a hand in organizing the band’s shows in the Maintenance Shop and the Great Hall of the Memorial Union. By the time it came to play at the Great Hall only two years later, it was clear things were taking off for the local stars. “The thing that I was impressed with was people started lining up for the show that morning,” said Corey Brietzke, SUB national events director at the time. Fans clad in Twenty One Pilots gear wanted to ensure they had the best spot possible for the show that night. Twenty One Pilots fans are some of the fiercest in the music scene. From buying large amounts of merchandise to following tours to dressing up as the band members, there is little they will not do. “They have a very loyal and rabid fan base,” George Micalone, SUB director of student activities, said. This year on the Emotional Road Show tour, fans lined up outside of venues two days before the show in order to get a coveted spot on the barricade. The fan base was once regarded as respectful, but that impression has transformed.
In four years, the few, the proud and the emotional have become the many, the loud and the fiercely loyal. Twenty One Pilots is a unique band that grew from having a small following in the Midwest to being an international sensation. A span of only four years saw them go from Iowa State University’s Maintenance Shop to an international arena tour. The Columbus-born alternative band does not fit into any one box. It draws from several genres, including rock, hip-hop, reggae and pop. “They appeal to such a broad variety of demographics, which I think helps them,” said Jim Brockpahler, entertainment programs coordinator for the Student Union Board. Despite this wide appeal, Twenty One Pilots did not start on a path to mainstream stardom. The band got its grass-roots style start in Columbus, Ohio, with little help from social media. In 2012, when it performed in the Maintenance Shop, only about 30 people attended, said Brockpahler, who had
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Caitlin Ellingson/Iowa State Daily
Fans tell stories of being pushed to the ground, kicked and punched by other fans trying to fight their way to the stage. This change may be due to the speed with which Twenty One Pilots rose to fame. With the scale of the band’s success, fans may be losing touch with the songs’ messages of respect, devotion and pensiveness. The desperation may, however, also be a reaction to the lyrical content in a different way. “I think part of that is because Twenty One Pilots’ music is so relatable,” Brietzke said. “I think that’s how they started getting a cult following and then took off from there.” There are some who view Twenty One Pilots’ mainstream success since the time of that small show in the Maintenance Shop as a pull away from the character of the band. Others see it as an escalation of a mentality that has always existed and as a testament to the way the band’s music can unite a vast number and variety of people. Twenty One Pilots received a Best Pop Duo/Group Performance Grammy Award on Sunday for its hit song “Stressed Out.”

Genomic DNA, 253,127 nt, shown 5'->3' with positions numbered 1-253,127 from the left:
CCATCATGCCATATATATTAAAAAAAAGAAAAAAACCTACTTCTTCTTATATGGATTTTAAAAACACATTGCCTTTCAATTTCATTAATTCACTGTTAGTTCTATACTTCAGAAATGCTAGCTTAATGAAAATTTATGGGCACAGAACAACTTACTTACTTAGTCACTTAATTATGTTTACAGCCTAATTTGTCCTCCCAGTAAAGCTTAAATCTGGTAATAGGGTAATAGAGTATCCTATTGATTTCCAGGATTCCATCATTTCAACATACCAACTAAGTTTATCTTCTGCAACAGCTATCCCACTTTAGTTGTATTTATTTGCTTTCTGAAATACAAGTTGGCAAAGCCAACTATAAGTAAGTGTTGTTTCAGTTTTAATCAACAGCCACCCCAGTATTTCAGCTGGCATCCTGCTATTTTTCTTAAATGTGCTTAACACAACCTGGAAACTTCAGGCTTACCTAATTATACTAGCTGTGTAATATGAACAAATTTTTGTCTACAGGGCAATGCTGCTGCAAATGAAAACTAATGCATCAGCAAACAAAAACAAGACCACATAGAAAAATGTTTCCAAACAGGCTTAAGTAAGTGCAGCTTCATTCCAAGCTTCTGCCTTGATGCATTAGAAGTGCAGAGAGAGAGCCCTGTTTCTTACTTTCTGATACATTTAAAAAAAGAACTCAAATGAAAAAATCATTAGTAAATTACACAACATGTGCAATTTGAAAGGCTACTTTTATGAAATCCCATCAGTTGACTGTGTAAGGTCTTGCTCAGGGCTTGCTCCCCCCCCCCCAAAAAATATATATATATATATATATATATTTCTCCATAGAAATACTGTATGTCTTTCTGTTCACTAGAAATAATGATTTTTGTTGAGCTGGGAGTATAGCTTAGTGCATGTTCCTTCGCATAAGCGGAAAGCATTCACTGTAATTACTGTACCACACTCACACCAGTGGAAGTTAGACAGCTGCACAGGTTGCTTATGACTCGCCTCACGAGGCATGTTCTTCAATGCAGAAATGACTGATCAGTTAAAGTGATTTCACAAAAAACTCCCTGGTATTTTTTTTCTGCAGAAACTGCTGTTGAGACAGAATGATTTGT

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By JP.Crouse @iowastatedaily.com With all the new original shows and movies Netflix is producing, some are hit or miss. One of the most recent shows is “Santa Clarita Diet.” It stars Drew Barrymore, Timothy Olyphant, Liv Hewson and Skyler Gisondo. The show’s creator is Victor Fresco. This is his second project, with “Better Off Ted” already under his belt. “Santa Clarita Diet.” is about a middle-class family that seems to have a normal life in California, but all of the sudden something happens and the family will never be the same (no spoilers). After the first scene of the show, I knew it was going to be tough to get through the rest of the episode. From the opening scene, the show seemed like it was trying to shove jokes down the viewer’s throat. Many of them fell
Courtesy of Hoyt Sherman Place
Alternative rock band Young the Giant will perform at Hoyt Sherman Place in Des Moines on Thursday night.
Young the Giant provides ‘Cough Syrup’ for flu season Indie-rock band to perform at Hoyt Sherman By Parker.Reed @iowastatedaily.com Since 2011, Californian indie-rock band Young the Giant has been hitting the alternative airwaves with force starting with its first two singles, “My Body”
and “Cough Syrup,” which peaked at No. 4 and No. 2 on the U.S. Alternative charts, respectively. Young the Giant will bring its hit songs to Des Moines at 8 p.m. Thursday at Hoyt Sherman Place. Tickets start at $25 and can be purchased on the Hoyt Sherman website. The group’s latest release, “Home of the Strange,” was met with high acclaim from fans of the band and featured the singles “Something to Believe In” and
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flat and came off as the writers being lazy. When a show is rated TV-MA, mature audiences don’t want to hear fart jokes made for little kids. But there was a plus side to the show. Barrymore gives it her all. With a somewhat weak supporting cast around her, it seems like she knew it was her show and wanted people to remember her
in it. After watching this show, it seems like Netflix will throw anything out there and hope people will watch it. This show is lazy, not really funny, gross and somewhat sexist. If you are looking for a show to watch, you can pass on this one.
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Courtesy of Wikimedia Commons
“Santa Clarita Diet” is a new show on Netflix created by Victor Fresco that stars Drew Barrymore, above.
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“Silvertongue.” “Even with chart success, critical praise ... and [appearances at] high-profile festivals, Young the Giant still feel like they have a lot more to do and, more important, a lot more to say as a band,” the band said in a press release. Young the Giant’s stop in Des Moines is part of the group’s extended “Home of the Strange” tour, which added more than 20 extra dates after an extensive U.S. tour last fall.